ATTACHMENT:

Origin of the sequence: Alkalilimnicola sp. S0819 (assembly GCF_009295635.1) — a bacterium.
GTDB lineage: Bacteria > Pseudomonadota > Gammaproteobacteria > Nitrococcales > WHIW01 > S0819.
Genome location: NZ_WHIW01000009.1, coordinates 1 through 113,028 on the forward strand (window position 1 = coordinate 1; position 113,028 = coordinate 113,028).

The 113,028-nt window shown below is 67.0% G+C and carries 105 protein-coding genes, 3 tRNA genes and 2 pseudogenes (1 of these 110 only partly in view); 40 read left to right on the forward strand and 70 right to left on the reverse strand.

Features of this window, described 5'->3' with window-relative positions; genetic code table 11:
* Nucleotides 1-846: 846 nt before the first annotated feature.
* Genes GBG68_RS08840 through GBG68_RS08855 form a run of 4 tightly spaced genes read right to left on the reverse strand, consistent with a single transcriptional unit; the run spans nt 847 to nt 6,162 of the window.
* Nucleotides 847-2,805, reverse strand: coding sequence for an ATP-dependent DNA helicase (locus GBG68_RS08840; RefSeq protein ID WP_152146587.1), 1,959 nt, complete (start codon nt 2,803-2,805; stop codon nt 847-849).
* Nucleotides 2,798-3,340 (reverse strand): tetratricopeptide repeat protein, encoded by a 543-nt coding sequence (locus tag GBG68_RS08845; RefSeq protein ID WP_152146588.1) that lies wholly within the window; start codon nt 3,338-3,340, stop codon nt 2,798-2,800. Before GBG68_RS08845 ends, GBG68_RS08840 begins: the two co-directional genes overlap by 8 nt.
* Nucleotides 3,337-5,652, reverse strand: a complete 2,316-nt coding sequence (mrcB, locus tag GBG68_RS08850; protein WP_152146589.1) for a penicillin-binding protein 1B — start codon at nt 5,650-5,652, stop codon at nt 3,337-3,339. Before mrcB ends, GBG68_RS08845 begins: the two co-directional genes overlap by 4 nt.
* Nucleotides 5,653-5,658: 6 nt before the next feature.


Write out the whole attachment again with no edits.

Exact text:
Origin of the sequence: Alkalilimnicola sp. S0819 (assembly GCF_009295635.1) — a bacterium.
GTDB lineage: Bacteria > Pseudomonadota > Gammaproteobacteria > Nitrococcales > WHIW01 > S0819.
Genome location: NZ_WHIW01000009.1, coordinates 1 through 113,028 on the forward strand (window position 1 = coordinate 1; position 113,028 = coordinate 113,028).

The 113,028-nt window shown below is 67.0% G+C and carries 105 protein-coding genes, 3 tRNA genes and 2 pseudogenes (1 of these 110 only partly in view); 40 read left to right on the forward strand and 70 right to left on the reverse strand.

Features of this window, described 5'->3' with window-relative positions; genetic code table 11:
* Nucleotides 1-846: 846 nt before the first annotated feature.
* Genes GBG68_RS08840 through GBG68_RS08855 form a run of 4 tightly spaced genes read right to left on the reverse strand, consistent with a single transcriptional unit; the run spans nt 847 to nt 6,162 of the window.
* Nucleotides 847-2,805, reverse strand: coding sequence for an ATP-dependent DNA helicase (locus GBG68_RS08840; RefSeq protein ID WP_152146587.1), 1,959 nt, complete (start codon nt 2,803-2,805; stop codon nt 847-849).
* Nucleotides 2,798-3,340 (reverse strand): tetratricopeptide repeat protein, encoded by a 543-nt coding sequence (locus tag GBG68_RS08845; RefSeq protein ID WP_152146588.1) that lies wholly within the window; start codon nt 3,338-3,340, stop codon nt 2,798-2,800. Before GBG68_RS08845 ends, GBG68_RS08840 begins: the two co-directional genes overlap by 8 nt.
* Nucleotides 3,337-5,652, reverse strand: a complete 2,316-nt coding sequence (mrcB, locus tag GBG68_RS08850; protein WP_152146589.1) for a penicillin-binding protein 1B — start codon at nt 5,650-5,652, stop codon at nt 3,337-3,339. Before mrcB ends, GBG68_RS08845 begins: the two co-directional genes overlap by 4 nt.
* Nucleotides 5,653-5,658: 6 nt before the next feature.